Many know tonkatsu, or Japanese fried pork cutlet, from its stint accompanying curry or served at those broadly Asian restaurants whose names often sound like they were ripped from a generator. But at Kagura, tonkatsu isn’t just some dish on the menu - it’s the dish on the menu. The chill, quiet Torrance izakaya specializes in the deep-fried pork cutlet, from premium filets to leaner loin cuts smothered in cheese (all of which pair very well with beer), and serve them alongside an elegant tray of rice, miso soup, and salad. But the star of the show here is their signature millefeuille. Made in the style of the French pastry, fatty slices of black pork are folded and layered on top of one another, then battered and deep-fried, resulting in a dish that’s soft and juicy on the inside, and fantastically crispy on the outside. The color reminds us of what we imagine the contents of Meryl Streep’s trophy case to look like - brilliantly golden.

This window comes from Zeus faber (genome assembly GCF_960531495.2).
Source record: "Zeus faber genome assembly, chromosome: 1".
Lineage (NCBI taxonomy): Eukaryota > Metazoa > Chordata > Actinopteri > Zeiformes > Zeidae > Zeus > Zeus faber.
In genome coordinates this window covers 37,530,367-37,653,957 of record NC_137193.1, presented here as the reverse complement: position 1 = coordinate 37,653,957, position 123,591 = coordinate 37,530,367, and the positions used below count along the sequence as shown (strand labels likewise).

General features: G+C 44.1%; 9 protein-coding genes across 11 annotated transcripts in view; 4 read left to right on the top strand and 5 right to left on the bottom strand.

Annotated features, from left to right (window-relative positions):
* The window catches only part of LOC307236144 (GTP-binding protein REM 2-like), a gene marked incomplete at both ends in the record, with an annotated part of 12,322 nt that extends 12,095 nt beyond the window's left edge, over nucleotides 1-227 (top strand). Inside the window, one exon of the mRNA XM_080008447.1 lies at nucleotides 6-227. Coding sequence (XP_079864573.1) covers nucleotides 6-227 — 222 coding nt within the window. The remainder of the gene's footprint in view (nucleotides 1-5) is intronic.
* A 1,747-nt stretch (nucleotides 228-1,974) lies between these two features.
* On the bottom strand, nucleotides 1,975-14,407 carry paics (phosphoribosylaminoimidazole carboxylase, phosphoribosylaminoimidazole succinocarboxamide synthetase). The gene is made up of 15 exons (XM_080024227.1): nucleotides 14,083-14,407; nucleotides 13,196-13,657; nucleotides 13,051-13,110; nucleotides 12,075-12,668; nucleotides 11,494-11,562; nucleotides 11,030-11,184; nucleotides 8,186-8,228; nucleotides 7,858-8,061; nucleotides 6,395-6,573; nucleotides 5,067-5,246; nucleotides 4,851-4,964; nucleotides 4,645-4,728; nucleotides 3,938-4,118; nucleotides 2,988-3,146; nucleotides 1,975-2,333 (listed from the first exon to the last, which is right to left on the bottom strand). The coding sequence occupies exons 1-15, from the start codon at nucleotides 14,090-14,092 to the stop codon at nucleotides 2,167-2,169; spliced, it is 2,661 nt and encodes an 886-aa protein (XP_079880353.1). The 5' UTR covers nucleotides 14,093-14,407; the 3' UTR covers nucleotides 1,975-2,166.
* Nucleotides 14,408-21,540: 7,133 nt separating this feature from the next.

Even during the pandemic, Izakaya Hachi maintained its title as a premiere party spot. They’ve got a decently sized tent out front where you’ll find the full spectrum of the human experience, from 21-year-olds celebrating birthdays to groups of Japanese men who will ultimately outdrink everyone around them. And yet, it’s hard to nail down what exactly makes Izakaya Hachi so special. The food’s a huge part of it - all of the grilled meats are excellent and worth your attention, like medium-rare beef tongue that tastes buttery and tender, or salty, chopped pork cheek accompanied by a biting yuzu sauce. But it’s also the celebratory atmosphere, and the fact that most dishes are made to share, like the pork shabu shabu, or family-style omakase that requires four people seated at the table (house rules) and involves a parade of over 13 different dishes. Either way, if you’re looking to party like it’s 1999, or whatever year, this is the place to do it.